The problem with buying rugs is getting them home. Since our tour ends at this hotel in two weeks we decided to leave them here and pick them up on our way home. Dan and Barb took care of that while Cyd and I enjoyed breakfast.
Speaking of breakfast: it’s set up as a buffet with multiple station. The unanticipated station is the one with tossed salad fixings. The cabbage is diced so small it looks like shredded coconut. Each day I’ve brought a plate of pastries to our table so we could sample them all; today was no exception. Pistachio has been a common ingredient.
Our only goal today was meeting the remaining members of the tour group upon their arrival at the airport. We checked out of the hotel and took a hotel shuttle to the airport, a 40-minute ride for 600 dirhams (9.2 dirhams = $1). A Gate 1 Discovery representative and Jim and Nancy, a fun couple from Houston who had just arrived, were at the curb to meet us. The Gate 1 rep asked if we would just as soon go ahead to Rabat as a group of six and settle in at the hotel rather than wait for the rest of the group. Hell yeah!
The hour and a half drive passed quickly. We enjoyed seeing the countryside and before we knew it we were pulling into La Villa Mandarine, our hotel for the next two nights. It oozes charm is the best way to describe it! Pool, spa, hot tub, beautiful courtyard and grounds, orange and grapefruit trees brimming with fruit … wow! We have a charming room with a small private balcony. All the floors are colorful tile much of which is covered with Moroccan rugs of various sizes, colors, and styles.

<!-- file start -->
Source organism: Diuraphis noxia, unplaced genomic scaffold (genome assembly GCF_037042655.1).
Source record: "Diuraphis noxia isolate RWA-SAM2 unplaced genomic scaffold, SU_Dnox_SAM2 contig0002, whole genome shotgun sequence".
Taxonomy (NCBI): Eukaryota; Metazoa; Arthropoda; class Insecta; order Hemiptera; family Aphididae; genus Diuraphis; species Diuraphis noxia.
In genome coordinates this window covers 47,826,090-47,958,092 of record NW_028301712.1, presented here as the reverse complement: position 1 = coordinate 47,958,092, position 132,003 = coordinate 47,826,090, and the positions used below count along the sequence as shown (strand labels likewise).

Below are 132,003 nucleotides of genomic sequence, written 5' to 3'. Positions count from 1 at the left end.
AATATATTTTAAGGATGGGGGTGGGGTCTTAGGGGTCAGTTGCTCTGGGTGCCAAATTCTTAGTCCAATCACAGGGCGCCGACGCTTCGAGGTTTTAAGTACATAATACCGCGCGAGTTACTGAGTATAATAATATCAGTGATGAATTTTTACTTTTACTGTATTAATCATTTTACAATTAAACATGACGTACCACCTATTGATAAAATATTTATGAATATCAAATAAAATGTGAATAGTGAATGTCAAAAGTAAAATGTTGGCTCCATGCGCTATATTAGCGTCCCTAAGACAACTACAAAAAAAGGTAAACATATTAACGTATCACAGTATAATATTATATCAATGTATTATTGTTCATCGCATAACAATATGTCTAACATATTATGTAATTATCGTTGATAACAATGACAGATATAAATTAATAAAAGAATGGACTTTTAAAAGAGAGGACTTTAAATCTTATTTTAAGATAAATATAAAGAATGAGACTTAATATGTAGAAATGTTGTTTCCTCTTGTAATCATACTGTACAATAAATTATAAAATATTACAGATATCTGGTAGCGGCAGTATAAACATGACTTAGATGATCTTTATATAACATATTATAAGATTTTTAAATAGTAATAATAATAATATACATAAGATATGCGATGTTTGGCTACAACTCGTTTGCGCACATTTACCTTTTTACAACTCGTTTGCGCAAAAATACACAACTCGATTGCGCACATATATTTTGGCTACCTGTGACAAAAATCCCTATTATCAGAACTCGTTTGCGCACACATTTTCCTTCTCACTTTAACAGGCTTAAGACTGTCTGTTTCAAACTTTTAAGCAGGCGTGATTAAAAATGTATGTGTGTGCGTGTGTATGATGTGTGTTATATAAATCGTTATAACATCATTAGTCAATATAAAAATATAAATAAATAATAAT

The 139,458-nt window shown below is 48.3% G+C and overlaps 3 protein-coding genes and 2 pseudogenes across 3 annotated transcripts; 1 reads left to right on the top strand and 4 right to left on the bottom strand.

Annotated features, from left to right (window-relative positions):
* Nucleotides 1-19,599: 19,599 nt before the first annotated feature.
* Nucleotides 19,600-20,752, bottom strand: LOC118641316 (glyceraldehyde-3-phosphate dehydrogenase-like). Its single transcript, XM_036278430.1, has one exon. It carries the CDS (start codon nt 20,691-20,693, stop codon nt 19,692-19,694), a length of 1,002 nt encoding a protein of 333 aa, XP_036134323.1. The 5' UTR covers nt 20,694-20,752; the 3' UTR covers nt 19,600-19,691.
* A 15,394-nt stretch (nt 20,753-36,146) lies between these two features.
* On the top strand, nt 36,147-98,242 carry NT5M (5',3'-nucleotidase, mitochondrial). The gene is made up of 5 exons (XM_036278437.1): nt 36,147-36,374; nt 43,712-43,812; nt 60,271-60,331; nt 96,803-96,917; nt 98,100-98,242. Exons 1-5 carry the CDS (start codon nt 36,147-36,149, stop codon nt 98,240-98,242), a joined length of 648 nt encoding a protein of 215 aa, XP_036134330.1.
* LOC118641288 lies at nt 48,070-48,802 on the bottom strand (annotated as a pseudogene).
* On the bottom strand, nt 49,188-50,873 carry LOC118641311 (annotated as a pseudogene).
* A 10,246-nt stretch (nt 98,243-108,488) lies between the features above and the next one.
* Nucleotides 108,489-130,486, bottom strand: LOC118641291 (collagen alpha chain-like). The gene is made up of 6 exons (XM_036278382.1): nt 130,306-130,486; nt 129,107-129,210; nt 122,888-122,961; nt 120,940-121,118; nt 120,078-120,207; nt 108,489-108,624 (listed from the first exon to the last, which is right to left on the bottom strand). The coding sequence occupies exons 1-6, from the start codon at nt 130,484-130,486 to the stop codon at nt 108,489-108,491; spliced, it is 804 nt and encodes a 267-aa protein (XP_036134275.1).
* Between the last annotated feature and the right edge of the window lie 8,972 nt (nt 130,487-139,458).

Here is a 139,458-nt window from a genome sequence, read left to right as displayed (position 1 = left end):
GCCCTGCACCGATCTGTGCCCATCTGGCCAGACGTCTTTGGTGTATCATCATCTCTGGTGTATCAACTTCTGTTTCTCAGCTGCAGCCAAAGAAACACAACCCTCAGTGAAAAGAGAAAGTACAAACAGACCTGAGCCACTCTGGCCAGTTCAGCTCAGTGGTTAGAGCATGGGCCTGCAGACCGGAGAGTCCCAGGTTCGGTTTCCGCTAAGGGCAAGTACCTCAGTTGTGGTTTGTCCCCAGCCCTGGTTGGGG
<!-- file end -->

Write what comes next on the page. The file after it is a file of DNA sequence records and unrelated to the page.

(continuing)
Barb, Dan, and I enjoyed a quick swim and Cyd enjoyed the sun (hats provided) in our free time. Once everyone in the tour had arrived, we gathered for a briefing and then headed to the dining room for a fabulous three course meal, the highlight of which was a Niçoise salad served in a lacy, thin pastry bowl.
We have found the Moroccans to be very friendly, funny, and helpful. We anticipated being besieged by folks on the streets and in the markets trying to hock their wares or sell their service, but we have not been hassled at all (so far anyway) to shop, buy, or eat.
Beautiful sunny day! High of 67 / low 52.
During the 1950s and ‘60s, Morocco served as a literary sanctuary for many foreign writers including Americans William S. Burroughs, Paul Bowles, Brion Gysin, Jack Kerouac, Allen Ginsburg, and Tennessee Williams. Perhaps the most famous of them, Paul Bowles, made his home in Morocco for more than 50 years.
No surprise after passing so many sheep today, lamb is the cornerstone
of Moroccan cooking. I chose it for my entree tonight.
4 thoughts on “Time to join the group (March 12, 2018)”
Enjoying your descriptions and fun facts! Another good day-minus the credit card issue.
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So sorry about your credit card momâso glad you stopped it fast!!
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Love the commentary. Are you posting pictures? So sorry about you credit card.. what a hassle
Sorry to hear about your credit card…loved today’s story…looking forward to the next story! Great job Schele!